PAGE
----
Super Survey is an idea generated by my somewhat eclectic college education but one that I think might have broad appeal.
I spent my freshman year at Kenyon College where I expected to be a biology major. I had placed out of Intro Biology by getting a good score on my Advanced Placement Biology test but somehow got shut out of the next biology class and so ended up taking Intro to Philosophy...and discovered that I loved it.
I transfered to Wesleyan University after freshman year and continued to take philosophy classes as well as computer classes. I spent a junior year semester at Goldsmith's College of the University of London. All in all I took classes in 14 different departments:
I got to thinking that most people didn't get the opportunity to take such a broad range of classes, or if they did it happened during senior year. I can't imagine only discovering my passion at the end of my college career.
Super Survey is the simple idea of having each class be the Introductory lecture of a different department. In a 3 day a week class with a 13 week semester you can exposed to 39 or so departments. The class would be pass/fail based on attendance so the effort for the students would be low. Each department only has to give one lecture so the effort for them would be low as well; though they have incentive to make it a good lecture.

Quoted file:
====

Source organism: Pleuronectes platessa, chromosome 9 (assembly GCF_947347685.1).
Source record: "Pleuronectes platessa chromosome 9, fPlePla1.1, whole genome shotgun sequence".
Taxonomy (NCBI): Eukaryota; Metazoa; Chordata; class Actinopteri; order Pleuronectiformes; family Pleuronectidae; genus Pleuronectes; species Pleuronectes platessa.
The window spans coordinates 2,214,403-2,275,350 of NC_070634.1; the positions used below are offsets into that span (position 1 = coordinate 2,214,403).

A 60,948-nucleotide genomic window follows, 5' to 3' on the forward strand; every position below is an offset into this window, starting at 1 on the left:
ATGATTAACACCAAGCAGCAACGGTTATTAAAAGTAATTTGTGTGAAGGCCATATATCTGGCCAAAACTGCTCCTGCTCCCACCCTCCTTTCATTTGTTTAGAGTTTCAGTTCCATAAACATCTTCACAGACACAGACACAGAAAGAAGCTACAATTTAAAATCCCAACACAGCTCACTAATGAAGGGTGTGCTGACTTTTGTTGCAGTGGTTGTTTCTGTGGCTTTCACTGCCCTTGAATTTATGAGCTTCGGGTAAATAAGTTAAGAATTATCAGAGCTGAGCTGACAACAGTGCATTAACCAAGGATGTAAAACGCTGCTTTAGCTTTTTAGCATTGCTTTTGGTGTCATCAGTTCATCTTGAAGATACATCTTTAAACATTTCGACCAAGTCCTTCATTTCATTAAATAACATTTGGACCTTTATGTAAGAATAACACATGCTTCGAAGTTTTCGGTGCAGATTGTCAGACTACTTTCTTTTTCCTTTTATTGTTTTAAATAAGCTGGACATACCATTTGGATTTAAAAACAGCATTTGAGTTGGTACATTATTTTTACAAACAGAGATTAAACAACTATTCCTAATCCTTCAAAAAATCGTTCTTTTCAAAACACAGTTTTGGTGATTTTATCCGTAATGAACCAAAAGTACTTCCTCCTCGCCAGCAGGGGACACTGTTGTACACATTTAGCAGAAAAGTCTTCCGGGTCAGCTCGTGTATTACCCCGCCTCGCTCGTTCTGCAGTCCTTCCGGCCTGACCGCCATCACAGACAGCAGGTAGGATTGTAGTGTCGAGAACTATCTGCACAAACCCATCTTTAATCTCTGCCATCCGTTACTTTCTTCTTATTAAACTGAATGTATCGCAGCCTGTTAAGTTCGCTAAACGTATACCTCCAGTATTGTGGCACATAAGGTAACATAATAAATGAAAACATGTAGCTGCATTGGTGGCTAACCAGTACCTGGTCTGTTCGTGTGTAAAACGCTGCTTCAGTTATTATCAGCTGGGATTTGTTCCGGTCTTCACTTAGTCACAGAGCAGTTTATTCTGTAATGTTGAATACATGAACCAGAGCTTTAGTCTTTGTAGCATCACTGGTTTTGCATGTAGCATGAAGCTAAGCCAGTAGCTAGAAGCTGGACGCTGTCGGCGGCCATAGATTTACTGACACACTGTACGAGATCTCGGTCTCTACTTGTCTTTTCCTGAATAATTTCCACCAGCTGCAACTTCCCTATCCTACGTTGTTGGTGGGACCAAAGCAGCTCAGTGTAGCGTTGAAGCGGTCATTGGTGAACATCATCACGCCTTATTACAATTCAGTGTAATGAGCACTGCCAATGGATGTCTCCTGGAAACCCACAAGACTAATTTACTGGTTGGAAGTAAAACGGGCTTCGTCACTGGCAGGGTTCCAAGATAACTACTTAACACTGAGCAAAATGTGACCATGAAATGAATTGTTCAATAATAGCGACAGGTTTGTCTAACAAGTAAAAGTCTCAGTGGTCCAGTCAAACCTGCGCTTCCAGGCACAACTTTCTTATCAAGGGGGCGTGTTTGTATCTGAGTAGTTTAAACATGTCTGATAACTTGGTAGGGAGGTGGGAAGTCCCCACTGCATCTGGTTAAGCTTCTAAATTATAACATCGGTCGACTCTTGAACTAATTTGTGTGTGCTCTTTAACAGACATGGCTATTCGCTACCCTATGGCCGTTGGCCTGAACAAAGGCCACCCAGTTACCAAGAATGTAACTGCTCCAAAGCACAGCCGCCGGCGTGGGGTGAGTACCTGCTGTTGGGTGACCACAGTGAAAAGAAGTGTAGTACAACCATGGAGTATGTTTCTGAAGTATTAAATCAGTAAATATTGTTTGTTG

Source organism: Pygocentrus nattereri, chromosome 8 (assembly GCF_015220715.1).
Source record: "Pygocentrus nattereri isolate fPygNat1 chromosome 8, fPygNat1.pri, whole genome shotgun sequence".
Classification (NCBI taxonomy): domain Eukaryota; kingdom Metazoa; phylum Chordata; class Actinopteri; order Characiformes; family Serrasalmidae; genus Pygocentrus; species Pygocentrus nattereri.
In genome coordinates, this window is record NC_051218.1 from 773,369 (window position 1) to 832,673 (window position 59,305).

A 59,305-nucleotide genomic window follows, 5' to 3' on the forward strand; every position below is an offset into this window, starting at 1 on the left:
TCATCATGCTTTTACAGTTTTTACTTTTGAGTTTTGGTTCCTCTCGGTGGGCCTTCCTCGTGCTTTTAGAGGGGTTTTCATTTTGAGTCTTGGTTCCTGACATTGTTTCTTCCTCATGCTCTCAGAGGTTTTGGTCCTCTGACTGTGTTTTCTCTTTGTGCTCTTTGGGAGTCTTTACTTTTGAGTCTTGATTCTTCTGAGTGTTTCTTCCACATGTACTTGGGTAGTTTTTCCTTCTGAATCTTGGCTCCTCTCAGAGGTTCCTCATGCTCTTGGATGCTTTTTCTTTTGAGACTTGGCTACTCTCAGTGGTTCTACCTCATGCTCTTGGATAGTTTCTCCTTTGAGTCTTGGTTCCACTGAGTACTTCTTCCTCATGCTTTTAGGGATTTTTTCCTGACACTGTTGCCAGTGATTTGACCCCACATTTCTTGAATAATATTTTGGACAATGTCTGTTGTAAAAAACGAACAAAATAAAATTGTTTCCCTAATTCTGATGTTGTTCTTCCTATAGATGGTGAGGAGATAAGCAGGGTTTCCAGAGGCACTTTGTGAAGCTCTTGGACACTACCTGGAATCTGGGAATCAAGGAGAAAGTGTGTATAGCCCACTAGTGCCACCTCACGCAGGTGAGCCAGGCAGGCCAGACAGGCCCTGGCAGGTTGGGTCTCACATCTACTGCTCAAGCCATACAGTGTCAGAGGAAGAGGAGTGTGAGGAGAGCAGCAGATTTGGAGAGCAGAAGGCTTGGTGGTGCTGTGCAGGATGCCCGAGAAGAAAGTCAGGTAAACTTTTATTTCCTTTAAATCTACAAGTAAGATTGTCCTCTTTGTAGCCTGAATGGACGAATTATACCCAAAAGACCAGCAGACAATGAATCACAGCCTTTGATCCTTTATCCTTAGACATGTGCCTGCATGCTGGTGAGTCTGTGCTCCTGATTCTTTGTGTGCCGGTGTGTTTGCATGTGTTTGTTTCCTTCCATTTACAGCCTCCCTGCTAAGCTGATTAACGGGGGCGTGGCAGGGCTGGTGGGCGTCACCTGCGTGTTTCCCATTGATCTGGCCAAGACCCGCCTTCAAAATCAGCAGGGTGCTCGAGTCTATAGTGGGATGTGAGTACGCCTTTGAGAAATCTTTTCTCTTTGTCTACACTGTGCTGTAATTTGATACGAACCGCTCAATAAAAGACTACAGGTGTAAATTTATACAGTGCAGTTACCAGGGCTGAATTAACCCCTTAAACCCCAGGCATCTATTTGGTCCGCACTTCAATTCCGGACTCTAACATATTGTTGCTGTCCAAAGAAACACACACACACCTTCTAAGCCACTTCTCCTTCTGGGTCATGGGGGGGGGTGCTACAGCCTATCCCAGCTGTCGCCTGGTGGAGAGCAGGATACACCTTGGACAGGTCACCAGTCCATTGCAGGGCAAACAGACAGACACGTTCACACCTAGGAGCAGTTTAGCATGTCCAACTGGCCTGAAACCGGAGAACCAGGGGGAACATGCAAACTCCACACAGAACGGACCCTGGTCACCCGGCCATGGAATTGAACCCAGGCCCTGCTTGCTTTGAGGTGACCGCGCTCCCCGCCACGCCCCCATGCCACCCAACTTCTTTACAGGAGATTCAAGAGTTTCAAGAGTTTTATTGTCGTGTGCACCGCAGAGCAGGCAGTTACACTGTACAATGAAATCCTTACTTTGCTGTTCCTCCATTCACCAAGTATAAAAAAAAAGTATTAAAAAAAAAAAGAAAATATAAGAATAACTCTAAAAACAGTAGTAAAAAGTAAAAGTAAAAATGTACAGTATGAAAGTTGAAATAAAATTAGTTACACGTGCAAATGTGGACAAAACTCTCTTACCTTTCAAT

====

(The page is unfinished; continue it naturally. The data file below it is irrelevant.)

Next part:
The smaller departments have a special incentive to give a good lecture as they can almost always use more students. If a school has more than 39 departments they could ration participation in the class to give preference to the departments with lower enrollment
When I look at a course catalog I'm struck by the departments I never touched (at least undergraduate), at least that list is shorter than the list of departments where I did study:
history (don't get me started on how badly we teach history, see * below)
linguistics (took post-grad)
physics (took post-grad)
* In Junior and Senior High School we studied the revolutionary war every year. We never studied any non-US history, and we never studied even US history after the revolution. I can tell you when the War of 1812 happened, and who the Spanish-American war was between, but that's about the limit of my knowledge. For a high end school system (Winchester, MA) that's pathetic.
When I tried to take history in college I found the classes to have a micro-focus such as "The Japanese Imperial Court from 1901-1902" (I'm not making up that title). I was looking for (and am still looking for) what I'd call Meta-History...what Jared Diamond writes about...the large scale sweeping trends of history.